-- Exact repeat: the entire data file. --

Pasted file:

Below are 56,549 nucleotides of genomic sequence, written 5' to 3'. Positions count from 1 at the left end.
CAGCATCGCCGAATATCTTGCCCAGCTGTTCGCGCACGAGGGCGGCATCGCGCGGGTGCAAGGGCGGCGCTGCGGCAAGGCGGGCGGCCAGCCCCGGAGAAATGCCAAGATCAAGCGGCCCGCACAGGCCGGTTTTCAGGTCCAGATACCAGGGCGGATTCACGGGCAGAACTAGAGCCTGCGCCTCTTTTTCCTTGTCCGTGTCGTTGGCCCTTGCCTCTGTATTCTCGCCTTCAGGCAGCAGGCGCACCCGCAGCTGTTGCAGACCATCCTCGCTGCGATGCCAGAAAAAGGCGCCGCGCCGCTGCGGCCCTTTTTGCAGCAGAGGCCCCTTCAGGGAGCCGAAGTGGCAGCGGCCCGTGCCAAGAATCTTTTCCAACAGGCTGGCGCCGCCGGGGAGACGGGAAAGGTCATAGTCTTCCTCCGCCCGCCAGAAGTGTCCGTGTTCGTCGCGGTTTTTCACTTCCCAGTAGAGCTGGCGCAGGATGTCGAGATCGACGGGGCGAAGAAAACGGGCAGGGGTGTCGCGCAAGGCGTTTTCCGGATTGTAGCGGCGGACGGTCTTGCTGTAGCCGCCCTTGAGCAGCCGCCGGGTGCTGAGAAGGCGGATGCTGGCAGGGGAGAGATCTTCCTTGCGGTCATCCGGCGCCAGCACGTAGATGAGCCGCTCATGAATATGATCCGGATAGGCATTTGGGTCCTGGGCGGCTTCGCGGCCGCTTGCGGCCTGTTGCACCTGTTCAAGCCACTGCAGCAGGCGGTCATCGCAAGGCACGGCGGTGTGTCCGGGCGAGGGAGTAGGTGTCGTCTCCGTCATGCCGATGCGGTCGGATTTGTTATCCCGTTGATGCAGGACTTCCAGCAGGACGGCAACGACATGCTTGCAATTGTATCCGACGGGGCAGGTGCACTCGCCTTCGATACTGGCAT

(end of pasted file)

Below are 56,549 nucleotides of genomic sequence, written 5' to 3'. Positions count from 1 at the left end.
CAGCATCGCCGAATATCTTGCCCAGCTGTTCGCGCACGAGGGCGGCATCGCGCGGGTGCAAGGGCGGCGCTGCGGCAAGGCGGGCGGCCAGCCCCGGAGAAATGCCAAGATCAAGCGGCCCGCACAGGCCGGTTTTCAGGTCCAGATACCAGGGCGGATTCACGGGCAGAACTAGAGCCTGCGCCTCTTTTTCCTTGTCCGTGTCGTTGGCCCTTGCCTCTGTATTCTCGCCTTCAGGCAGCAGGCGCACCCGCAGCTGTTGCAGACCATCCTCGCTGCGATGCCAGAAAAAGGCGCCGCGCCGCTGCGGCCCTTTTTGCAGCAGAGGCCCCTTCAGGGAGCCGAAGTGGCAGCGGCCCGTGCCAAGAATCTTTTCCAACAGGCTGGCGCCGCCGGGGAGACGGGAAAGGTCATAGTCTTCCTCCGCCCGCCAGAAGTGTCCGTGTTCGTCGCGGTTTTTCACTTCCCAGTAGAGCTGGCGCAGGATGTCGAGATCGACGGGGCGAAGAAAACGGGCAGGGGTGTCGCGCAAGGCGTTTTCCGGATTGTAGCGGCGGACGGTCTTGCTGTAGCCGCCCTTGAGCAGCCGCCGGGTGCTGAGAAGGCGGATGCTGGCAGGGGAGAGATCTTCCTTGCGGTCATCCGGCGCCAGCACGTAGATGAGCCGCTCATGAATATGATCCGGATAGGCATTTGGGTCCTGGGCGGCTTCGCGGCCGCTTGCGGCCTGTTGCACCTGTTCAAGCCACTGCAGCAGGCGGTCATCGCAAGGCACGGCGGTGTGTCCGGGCGAGGGAGTAGGTGTCGTCTCCGTCATGCCGATGCGGTCGGATTTGTTATCCCGTTGATGCAGGACTTCCAGCAGGACGGCAACGACATGCTTGCAATTGTATCCGACGGGGCAGGTGCACTCGCCTTCGATACTGGCAT